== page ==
Fixerupperitis (with photos this time)

bloom where you're planted!!

Another fixer-upper, I think as I survey the mess beyond the deck. A vast expanse of dirt, quickly turning to mud. Muddy paw prints in the house. Muddy boot prints on the stairs coming up from the garden. Two machines, one called a Ditch Witch. Mounds of overturned grass to the side.

Snapping photos, I wonder about our propensity for fixer-uppers.

12 moves in 34 years. So many houses, so many renovations. Tiling floors on July long weekends. Painting until midnight. Filling dumpsters. Clearly it’s an addiction. Or, better yet, a disease. Let’s call it fixerupperitis.

Here in Vernon it takes us a mere 4 months to buy a second property, a bi-level on 13th St, putting us close to the renovation on 20th St. We buy it because so little is needed inside. Just a few tweaks: move the fridge, build a wall and a pantry, and bookshelves, buy new appliances, some blackout blinds. Compared to other houses, this one is a snap to fix-up. It only takes two months.

Once the snow melts we see how very much is needed outside. Consisting mostly of grass damaged by 5 years of Rover relieving himself, it is lumpy, weedy, patchy and brown. No trees. No shrubs. No shade. No privacy. We count 27 neighbours visible from our property.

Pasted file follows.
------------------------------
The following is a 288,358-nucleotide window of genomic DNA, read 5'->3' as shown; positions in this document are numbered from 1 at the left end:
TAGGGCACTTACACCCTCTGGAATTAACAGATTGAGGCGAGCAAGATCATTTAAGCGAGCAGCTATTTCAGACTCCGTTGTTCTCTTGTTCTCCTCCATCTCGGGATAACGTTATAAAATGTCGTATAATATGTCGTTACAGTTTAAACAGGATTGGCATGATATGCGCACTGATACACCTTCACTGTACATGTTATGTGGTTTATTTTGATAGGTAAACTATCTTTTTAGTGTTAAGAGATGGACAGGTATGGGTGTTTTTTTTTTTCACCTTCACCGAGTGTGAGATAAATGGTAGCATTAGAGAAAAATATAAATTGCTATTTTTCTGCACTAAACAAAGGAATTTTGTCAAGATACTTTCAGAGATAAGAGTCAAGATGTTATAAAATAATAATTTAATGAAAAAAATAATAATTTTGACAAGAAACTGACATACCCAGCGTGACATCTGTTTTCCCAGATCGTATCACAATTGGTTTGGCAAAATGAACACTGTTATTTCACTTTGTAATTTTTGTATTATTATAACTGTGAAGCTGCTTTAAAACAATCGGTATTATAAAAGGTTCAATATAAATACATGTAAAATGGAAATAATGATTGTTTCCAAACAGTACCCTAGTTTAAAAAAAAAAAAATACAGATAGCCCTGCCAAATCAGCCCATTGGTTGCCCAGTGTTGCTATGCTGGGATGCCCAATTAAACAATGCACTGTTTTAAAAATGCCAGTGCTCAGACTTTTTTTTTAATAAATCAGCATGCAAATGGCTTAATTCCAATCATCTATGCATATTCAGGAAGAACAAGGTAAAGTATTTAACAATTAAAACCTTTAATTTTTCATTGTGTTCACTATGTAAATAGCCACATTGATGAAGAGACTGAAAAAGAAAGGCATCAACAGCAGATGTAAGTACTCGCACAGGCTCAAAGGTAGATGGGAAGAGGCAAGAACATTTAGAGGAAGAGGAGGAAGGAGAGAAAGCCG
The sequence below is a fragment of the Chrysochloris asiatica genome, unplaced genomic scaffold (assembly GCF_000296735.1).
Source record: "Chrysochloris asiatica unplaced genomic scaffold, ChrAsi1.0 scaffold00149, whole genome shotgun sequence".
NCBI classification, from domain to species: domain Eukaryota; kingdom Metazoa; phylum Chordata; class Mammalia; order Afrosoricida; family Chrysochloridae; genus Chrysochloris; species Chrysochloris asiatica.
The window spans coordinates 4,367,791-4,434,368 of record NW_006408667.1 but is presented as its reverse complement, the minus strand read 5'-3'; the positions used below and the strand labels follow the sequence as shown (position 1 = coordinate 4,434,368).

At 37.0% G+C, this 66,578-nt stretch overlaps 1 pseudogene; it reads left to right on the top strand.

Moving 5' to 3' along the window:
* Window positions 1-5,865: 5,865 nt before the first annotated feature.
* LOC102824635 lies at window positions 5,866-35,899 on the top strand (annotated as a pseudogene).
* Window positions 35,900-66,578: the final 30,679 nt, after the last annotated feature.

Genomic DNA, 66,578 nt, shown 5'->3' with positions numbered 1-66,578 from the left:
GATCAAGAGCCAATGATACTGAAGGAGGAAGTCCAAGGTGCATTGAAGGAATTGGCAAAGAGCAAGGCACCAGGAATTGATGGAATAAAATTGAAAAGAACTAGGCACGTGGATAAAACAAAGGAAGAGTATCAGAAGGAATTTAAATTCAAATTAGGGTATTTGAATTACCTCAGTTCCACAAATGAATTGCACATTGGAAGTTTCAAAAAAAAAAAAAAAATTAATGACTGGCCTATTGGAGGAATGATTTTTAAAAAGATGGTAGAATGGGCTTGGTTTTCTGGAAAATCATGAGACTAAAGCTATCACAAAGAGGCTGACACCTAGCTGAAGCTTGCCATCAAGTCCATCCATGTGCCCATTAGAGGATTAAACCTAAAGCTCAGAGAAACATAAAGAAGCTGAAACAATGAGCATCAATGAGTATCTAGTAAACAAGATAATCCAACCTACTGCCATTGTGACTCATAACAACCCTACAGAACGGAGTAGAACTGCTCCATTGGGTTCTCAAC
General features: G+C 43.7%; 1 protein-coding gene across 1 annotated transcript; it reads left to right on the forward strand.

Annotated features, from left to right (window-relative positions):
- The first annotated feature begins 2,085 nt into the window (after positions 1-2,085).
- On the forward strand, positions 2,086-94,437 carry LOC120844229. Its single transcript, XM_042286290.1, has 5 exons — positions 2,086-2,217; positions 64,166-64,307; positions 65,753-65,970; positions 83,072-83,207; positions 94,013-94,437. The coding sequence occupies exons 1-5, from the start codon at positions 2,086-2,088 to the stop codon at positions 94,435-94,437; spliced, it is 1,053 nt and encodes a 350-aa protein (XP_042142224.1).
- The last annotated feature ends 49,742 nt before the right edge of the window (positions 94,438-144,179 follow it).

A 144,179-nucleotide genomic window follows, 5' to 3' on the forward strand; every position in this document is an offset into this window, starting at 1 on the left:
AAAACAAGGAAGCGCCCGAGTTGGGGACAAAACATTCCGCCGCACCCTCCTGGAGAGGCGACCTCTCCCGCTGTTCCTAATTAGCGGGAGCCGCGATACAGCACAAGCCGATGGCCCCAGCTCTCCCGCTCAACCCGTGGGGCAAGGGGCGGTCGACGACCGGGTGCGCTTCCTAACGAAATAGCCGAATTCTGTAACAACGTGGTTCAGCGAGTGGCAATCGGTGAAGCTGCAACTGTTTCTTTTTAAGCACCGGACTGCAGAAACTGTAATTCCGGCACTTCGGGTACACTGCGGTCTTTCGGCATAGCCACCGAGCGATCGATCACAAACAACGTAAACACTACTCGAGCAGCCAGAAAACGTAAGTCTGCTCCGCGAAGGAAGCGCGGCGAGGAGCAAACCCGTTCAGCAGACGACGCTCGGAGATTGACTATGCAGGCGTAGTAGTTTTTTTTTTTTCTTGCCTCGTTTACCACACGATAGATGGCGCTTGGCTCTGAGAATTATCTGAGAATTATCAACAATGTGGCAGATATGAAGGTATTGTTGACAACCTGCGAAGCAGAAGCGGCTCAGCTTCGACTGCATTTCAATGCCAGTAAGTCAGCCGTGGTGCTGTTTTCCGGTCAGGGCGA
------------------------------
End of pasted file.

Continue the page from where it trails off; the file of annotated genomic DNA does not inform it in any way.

Anticipating that the heat of the summer sun blazing all day will be unbearable, we rush to the nearest garden store and buy as many trees as can be stuffed into the back of the VW.

(Yes the VW is back on the road after two trips to Partly Dave’s neighbourhood garage and a chunk of change later.)

The size of the yard is alarming. At 1/3 acre it feels ginormous to a couple of city folk more accustomed to 33ft wide lots. Craig, of course, sees himself as a nascent market gardener and has big plans for the space. He figures that his post-virus skills as the jolly green giant will be more lucrative than the ones as a lawyer. We’ll see.

You’d think we’d be more accustomed to the many irritations of renovating by now. Or we’d just stop buying fixeruppers.

“Down the hill” – as house #1 will be come to be known – at 20th St, the guts come out. The furnace and ducts, old wiring, old plumbing, and a pile of 2x4s are helter-skelter in the driveway. The place looks like a tornado hit. The garage is filled with doors, venetian blinds, kitchen cabinets, bathroom fixtures and other items we hope to put back in the house.

Demolition. I feel like the Hindu god Shiva. Shiva the destroyer, destroying the universe at the end of each life cycle, allowing for a new creation. Shiva, the benevolent deity with a dark side. Mirroring my mixed feelings about the good we are doing by improving the house and the bad we are doing by discarding much of it.

We stop in daily (and often more often) to check on the progress, in the beginning covering our noses to keep the asbestos and other toxins at bay. The house seems shrunken. Rooms look smaller than we remember.

Past the point of no return now, well past, in fact, it is both stressful and enjoyable. Daunting for sure. Even a bit bewildering. Like renovation inconvenience, you’d think we’d become accustomed to the disorientation of change. And I guess we are. Otherwise we would not have endured the past two years, ones of so much bewildering change.